Two Peas in a Pod: Positioning and Segmentation
Welcome to this edition of Core, an industry newsletter with news, nuggets and best practices in business-to-business (B2B) technology marketing and public relations. With it, we hope to share vital information to organizations looking to generate revenue and accelerate growth through intelligent strategy, messaging, branding, public relations and demand generation.
In this issue, we’ll explore how to successfully integrate messaging and segmentation exercises to end up with effective results.
BtoB Messaging is hard
If you’ve spent much time in technology companies, you know high-level messaging can be tricky. You have complex, multi-dimensional products. You want to be sure your competitors aren’t saying anything about their products that you don’t say. And you must tailor your messages to multiple buyers.
If you’re not careful, you end up being “the reliable, easy, comprehensive, results-oriented, modular, ROI-based, high quality, (add a dozen more adjectives here) vendor of choice.” Moreover, B2B technology marketers have to sound really smart, so simple adjectives just won’t do. No… we opt for really long, clever phrases like “real-time, actionable decision support” and “dynamically-generated, collaborative throughput systems.”
Then we take this polysyllabic alphabet soup, and package it to suit the tastes of all our vertical markets, product lines and target buyers. We end up with more flavors of messages than Campbell’s has soups. While this all makes perfect sense to us marketers, the rest of the organization — especially the sales force — often has little understanding of what these messages mean, what the differences are between them, why they matter, and how to use them effectively.
How to get there from here
So what’s a message-hungry marketer to do? Determining a good top-level message for the organization is a task unto itself, so let’s assume you’ve got that far. With a powerful, relevant, benefit-oriented top-level message in hand, the next step is to express that message in an elevator pitch, boilerplate, and supporting messages.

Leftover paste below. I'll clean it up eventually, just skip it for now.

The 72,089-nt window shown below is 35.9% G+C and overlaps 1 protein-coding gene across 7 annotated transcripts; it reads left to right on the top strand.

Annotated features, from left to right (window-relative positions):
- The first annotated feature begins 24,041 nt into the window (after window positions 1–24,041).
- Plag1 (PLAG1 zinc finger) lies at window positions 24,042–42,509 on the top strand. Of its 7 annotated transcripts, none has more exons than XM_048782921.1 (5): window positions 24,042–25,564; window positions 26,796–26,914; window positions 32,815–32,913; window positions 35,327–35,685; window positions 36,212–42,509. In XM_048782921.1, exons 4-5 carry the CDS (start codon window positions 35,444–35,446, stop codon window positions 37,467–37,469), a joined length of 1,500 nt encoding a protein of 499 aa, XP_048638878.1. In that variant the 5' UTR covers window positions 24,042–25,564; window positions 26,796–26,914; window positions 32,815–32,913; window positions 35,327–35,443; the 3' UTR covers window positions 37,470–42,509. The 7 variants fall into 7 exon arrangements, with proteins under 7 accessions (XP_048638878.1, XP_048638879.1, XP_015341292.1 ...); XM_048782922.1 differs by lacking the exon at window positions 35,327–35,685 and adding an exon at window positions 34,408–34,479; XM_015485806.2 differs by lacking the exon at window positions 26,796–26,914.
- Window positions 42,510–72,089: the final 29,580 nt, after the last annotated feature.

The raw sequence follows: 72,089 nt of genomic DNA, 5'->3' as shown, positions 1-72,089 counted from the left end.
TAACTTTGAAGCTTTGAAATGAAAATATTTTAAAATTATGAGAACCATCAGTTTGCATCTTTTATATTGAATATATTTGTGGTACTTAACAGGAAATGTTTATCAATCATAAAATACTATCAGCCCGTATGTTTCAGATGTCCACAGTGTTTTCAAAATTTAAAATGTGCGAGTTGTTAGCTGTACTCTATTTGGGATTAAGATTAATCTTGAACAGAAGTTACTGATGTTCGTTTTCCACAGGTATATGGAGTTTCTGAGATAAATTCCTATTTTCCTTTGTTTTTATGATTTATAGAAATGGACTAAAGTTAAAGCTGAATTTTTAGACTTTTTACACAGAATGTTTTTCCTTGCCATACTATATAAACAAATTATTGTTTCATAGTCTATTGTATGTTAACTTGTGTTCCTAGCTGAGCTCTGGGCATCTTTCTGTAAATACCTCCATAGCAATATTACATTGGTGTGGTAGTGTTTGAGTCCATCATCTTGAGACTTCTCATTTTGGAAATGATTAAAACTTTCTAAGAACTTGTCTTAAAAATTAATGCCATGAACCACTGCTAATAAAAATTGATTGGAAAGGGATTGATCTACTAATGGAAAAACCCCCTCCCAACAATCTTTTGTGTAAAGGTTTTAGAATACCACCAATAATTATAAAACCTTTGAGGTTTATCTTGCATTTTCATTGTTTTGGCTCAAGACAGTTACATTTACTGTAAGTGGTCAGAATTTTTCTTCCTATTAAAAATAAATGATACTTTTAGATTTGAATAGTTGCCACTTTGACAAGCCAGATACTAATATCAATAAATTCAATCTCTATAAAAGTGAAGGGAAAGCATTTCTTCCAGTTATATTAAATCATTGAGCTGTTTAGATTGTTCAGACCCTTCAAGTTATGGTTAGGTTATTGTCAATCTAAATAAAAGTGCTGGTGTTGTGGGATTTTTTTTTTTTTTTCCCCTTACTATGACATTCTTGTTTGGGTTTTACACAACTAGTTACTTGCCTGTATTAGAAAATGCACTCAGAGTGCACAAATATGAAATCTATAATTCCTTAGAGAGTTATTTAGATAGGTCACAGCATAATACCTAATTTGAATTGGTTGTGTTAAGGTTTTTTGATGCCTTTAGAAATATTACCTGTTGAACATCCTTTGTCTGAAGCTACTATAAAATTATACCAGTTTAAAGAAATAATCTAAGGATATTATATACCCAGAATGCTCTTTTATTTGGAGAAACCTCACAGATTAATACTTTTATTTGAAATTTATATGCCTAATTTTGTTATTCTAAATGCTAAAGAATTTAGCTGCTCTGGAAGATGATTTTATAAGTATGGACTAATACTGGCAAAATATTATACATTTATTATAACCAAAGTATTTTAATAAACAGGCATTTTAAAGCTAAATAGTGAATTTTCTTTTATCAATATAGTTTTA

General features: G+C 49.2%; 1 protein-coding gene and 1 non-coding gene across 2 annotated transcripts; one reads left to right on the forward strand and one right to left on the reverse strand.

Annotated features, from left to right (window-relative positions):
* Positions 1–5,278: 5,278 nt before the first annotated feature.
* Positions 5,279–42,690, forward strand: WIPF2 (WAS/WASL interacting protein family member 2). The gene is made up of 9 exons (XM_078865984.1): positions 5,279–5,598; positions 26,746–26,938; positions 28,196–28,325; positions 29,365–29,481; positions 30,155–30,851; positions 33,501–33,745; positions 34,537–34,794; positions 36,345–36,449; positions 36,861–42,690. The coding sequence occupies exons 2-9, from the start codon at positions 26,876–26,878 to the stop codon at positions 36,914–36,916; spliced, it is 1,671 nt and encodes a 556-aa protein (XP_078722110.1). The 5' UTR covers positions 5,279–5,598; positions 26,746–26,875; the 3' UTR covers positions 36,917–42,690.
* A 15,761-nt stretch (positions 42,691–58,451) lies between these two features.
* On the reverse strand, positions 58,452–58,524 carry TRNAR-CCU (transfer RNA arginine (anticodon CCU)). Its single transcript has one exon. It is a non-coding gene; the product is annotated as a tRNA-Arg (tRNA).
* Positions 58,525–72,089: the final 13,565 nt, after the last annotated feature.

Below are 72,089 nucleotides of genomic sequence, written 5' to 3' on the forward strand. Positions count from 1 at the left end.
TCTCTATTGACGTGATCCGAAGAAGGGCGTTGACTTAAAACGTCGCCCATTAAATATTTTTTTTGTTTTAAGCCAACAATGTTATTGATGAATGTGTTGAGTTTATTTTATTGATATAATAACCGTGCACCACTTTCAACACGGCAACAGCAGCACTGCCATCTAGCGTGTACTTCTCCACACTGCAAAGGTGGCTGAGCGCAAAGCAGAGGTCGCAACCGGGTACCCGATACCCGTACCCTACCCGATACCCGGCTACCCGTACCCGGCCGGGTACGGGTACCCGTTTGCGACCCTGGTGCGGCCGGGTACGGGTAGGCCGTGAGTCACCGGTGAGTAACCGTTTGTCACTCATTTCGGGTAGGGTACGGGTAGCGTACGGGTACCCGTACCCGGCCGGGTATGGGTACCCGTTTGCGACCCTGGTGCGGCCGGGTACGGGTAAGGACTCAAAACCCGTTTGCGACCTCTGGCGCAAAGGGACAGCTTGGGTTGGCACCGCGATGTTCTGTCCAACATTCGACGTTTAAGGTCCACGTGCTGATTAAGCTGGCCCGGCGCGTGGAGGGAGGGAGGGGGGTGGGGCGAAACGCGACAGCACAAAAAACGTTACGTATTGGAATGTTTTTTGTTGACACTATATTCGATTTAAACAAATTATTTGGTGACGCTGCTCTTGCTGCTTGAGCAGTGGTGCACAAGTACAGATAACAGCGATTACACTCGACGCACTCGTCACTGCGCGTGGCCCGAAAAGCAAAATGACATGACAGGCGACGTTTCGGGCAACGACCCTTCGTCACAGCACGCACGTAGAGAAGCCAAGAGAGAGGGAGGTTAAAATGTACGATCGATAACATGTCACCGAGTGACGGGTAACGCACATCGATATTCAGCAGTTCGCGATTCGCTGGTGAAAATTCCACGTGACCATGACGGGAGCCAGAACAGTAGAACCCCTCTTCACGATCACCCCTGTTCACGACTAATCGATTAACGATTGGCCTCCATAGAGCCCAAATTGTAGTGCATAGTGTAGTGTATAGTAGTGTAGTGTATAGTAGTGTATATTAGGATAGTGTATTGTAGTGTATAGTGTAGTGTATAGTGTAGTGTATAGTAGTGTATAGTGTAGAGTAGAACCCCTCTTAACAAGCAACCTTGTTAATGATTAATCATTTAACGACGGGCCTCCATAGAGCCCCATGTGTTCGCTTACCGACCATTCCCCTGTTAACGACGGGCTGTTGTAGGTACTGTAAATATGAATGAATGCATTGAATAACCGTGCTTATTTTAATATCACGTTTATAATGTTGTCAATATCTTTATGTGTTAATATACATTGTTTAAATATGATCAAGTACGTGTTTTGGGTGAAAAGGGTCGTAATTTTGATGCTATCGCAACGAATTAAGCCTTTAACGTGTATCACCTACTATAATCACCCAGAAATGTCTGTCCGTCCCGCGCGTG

When that is done, it’s time to create tailored versions of those same components that make them relevant to the specific concerns of different buyers and products – while still relating clearly to the top-level message.
When creating this more detailed messaging, organizations sometimes ignore the top-level message. Over time, this can cause two problems:
- the top-level message becomes increasingly irrelevant, being relegated to a catchy ”marketing” phrase that neither the organization nor its customers pay any heed to;
- every product line manager, vertical industry marketing manager or sales manager feels free (or feels the need) to create their own messages for their own products or markets, with no concern for the top-level message.
When either or both of these problems arise, the corporate brand becomes confused or watered down.
Seriously, we love (simple) messaging
We recently performed a messaging audit of a large company which, it turned out, had done a superb job of developing consistent but tailored messaging across its products and markets. This very large B2B services brand markets to 26 industries, across 37 functional practice lines, in dozens of geographies. And the entire company’s top-level message was articulated in three short words.
Even better, this top-level message was made relevant to every one of the company’s 63 vertical and functional practices. Digging deeper into the specifics of any of these offerings, the message was supported with concrete examples and real metrics that made it come to life. Prospects or customers might forget the details and the numbers, but the validation these data points provided ensured the message would resonate and be strongly tied to the brand.
Messaging and segmentation become one
Our premise is that messaging and segmentation should be part of the same exercise. Strong messaging requires clear segmentation, and in turn strong segmentation benefits from clear messaging. The key is a simple top-level message that aligns with the chosen segmentation. This provides the glue that unites product-level messaging and brings it to life in the prospect’s mind.
The result is a message that prospects will believe, care about, and ultimately which helps the organization sell more and faster.
We created Core with the goal of enhancing your marketing and PR practices. We hope you enjoyed this edition.